If too much acetic acid is added, the protein may be converted to the so-called "acid metaprotein", which is also not coagulated by heat. Therefore the urine should be only mildly acidic.

    Protein – Sulphosalicylic acid method

    Principle

    Urine proteins are precipitated by sulphosalicylic acid, which gives a white precipitate, and the degree of the precipitate is proportional to the protein level.

    Reagent

    3g % sulphosalicylic acid (SSA)

    Weigh 7.5 g of sulphosalicylic acid and dissolve it in about 200ml of distilled water and then make up to 250 ml with distilled water. Store at 25 - 350C. Stable for 6 months.

    Procedure

    To 2ml of urine taken in a 13 x 100mm glass tube, add 2 ml of 3g% SSA. Mix gently. Leave for 5 minutes at room temperature. Compare the degree of the precipitate with 4ml of SSA taken in a similar test tube.

    Result

    Same as given on page 99 "(c) Result"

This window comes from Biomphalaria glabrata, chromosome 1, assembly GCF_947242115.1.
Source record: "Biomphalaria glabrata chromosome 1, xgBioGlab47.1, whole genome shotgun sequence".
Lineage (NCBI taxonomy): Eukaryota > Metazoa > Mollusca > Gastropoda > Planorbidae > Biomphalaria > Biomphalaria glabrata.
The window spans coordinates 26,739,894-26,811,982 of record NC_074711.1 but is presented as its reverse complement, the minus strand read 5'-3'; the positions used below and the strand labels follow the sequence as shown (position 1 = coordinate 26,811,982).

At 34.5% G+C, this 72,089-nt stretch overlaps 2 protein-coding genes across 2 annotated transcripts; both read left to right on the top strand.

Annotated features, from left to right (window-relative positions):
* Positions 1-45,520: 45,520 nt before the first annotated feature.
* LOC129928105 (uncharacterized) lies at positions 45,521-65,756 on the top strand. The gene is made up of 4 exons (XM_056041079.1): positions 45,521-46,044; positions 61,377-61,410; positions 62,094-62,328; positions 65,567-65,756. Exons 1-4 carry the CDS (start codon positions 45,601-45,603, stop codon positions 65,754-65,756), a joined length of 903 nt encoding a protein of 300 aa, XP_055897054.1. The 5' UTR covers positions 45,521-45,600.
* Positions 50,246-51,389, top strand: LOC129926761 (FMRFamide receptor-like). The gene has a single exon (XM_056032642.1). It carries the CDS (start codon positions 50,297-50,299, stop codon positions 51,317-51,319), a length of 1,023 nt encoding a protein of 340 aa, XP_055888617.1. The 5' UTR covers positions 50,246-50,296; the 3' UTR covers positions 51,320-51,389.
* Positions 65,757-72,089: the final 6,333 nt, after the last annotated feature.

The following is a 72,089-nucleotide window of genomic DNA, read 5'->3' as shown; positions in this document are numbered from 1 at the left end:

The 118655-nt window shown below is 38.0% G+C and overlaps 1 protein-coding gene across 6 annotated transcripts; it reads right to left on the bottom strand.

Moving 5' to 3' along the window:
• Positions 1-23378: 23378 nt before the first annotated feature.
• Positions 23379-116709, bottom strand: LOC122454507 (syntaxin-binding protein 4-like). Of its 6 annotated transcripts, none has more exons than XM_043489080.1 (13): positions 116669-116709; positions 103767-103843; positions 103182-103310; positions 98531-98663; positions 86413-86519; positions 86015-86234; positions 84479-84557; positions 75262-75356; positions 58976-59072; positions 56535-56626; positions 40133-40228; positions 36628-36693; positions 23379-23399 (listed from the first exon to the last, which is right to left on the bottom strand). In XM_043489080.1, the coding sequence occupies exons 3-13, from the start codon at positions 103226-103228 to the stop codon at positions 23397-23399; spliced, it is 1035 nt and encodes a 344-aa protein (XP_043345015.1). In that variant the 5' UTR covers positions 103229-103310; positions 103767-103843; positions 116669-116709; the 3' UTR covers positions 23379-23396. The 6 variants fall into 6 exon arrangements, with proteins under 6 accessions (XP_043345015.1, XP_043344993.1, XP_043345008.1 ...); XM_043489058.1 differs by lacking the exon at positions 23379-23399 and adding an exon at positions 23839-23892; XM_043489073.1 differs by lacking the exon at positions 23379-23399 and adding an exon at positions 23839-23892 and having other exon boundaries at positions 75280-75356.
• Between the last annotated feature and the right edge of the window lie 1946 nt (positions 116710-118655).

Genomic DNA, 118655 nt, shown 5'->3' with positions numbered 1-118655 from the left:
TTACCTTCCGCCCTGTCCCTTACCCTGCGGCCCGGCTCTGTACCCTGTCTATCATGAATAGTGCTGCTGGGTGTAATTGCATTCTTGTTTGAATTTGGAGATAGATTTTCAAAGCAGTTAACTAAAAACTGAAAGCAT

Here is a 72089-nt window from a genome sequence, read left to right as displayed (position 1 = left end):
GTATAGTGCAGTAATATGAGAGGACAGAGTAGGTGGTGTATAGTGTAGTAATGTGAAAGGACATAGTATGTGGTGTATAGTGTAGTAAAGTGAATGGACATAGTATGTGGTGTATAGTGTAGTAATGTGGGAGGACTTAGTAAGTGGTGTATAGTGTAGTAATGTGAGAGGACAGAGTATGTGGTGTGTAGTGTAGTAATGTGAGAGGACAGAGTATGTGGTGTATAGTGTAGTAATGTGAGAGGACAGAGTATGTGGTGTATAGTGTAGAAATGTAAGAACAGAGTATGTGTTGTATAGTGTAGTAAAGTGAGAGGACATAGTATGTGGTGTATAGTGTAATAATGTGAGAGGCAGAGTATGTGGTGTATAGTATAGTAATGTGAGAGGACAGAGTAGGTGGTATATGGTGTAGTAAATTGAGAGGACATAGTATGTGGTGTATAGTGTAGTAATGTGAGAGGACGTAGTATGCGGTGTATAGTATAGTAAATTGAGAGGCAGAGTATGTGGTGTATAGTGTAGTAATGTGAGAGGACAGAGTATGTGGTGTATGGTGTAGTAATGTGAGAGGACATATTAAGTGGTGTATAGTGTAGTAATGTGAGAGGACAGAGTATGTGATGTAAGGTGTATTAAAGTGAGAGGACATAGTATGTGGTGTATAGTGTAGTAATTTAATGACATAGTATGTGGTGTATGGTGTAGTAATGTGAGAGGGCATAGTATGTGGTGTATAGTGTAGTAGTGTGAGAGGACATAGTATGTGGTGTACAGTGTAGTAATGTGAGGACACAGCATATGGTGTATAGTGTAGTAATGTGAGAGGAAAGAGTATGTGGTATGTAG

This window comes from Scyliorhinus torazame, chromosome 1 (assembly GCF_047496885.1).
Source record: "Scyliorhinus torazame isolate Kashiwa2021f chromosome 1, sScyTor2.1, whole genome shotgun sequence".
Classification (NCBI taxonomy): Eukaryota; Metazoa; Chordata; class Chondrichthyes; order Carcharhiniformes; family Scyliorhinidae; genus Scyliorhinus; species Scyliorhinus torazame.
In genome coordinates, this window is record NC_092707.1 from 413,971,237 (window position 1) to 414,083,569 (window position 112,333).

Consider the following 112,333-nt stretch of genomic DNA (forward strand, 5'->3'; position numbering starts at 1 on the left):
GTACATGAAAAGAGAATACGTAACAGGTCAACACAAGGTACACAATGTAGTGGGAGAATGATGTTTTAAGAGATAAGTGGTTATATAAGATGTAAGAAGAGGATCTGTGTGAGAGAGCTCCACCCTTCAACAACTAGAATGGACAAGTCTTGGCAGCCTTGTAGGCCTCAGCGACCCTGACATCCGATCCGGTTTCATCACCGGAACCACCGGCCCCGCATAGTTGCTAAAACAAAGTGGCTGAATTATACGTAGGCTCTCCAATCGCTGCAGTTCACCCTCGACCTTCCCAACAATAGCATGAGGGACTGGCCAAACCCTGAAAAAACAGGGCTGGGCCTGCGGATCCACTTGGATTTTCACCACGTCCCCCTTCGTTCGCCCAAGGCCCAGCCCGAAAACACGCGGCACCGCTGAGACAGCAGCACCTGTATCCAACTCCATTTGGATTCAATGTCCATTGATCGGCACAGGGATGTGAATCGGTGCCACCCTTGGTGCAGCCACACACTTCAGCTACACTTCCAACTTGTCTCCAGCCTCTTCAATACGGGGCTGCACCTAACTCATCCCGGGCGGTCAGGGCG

Interpretation and quality control

    The sulphosalicylic acid method will not detect protein in a normal urine, but will be sensitive enough to detect protein present down to 20mg%. As a quality control measure, a 22g/dl albumin solution can be diluted appropriately with 0.9 g/dl sodium chloride to get standards containing 20, 50, 200, 500 and 2500 mg/dl proteins. These standards are stable for one month when stored at 2-80C. When they are subjected to the same procedure as urine, the results can be interpreted as follows:

    Concentration of proteins

    Reported as

    20 mg/dl

    Trace

    50 mg/dl

    1+

    200 mg/dl

    2+

    500 mg/dl

    3+

    2500 mg/dl

    4+

    Sugar: Benedict's test

    Principle

    Urinary sugars when boiled in Benedict's reagent reduce copper sulphate to a reddish cuprous oxide precipitate in hot alkaline medium, the intensity of which is proportional to the amount of sugar present in the urine. The results are reported as I+,2+, etc. depending upon the colour and intensity of the cuprous oxide precipitate.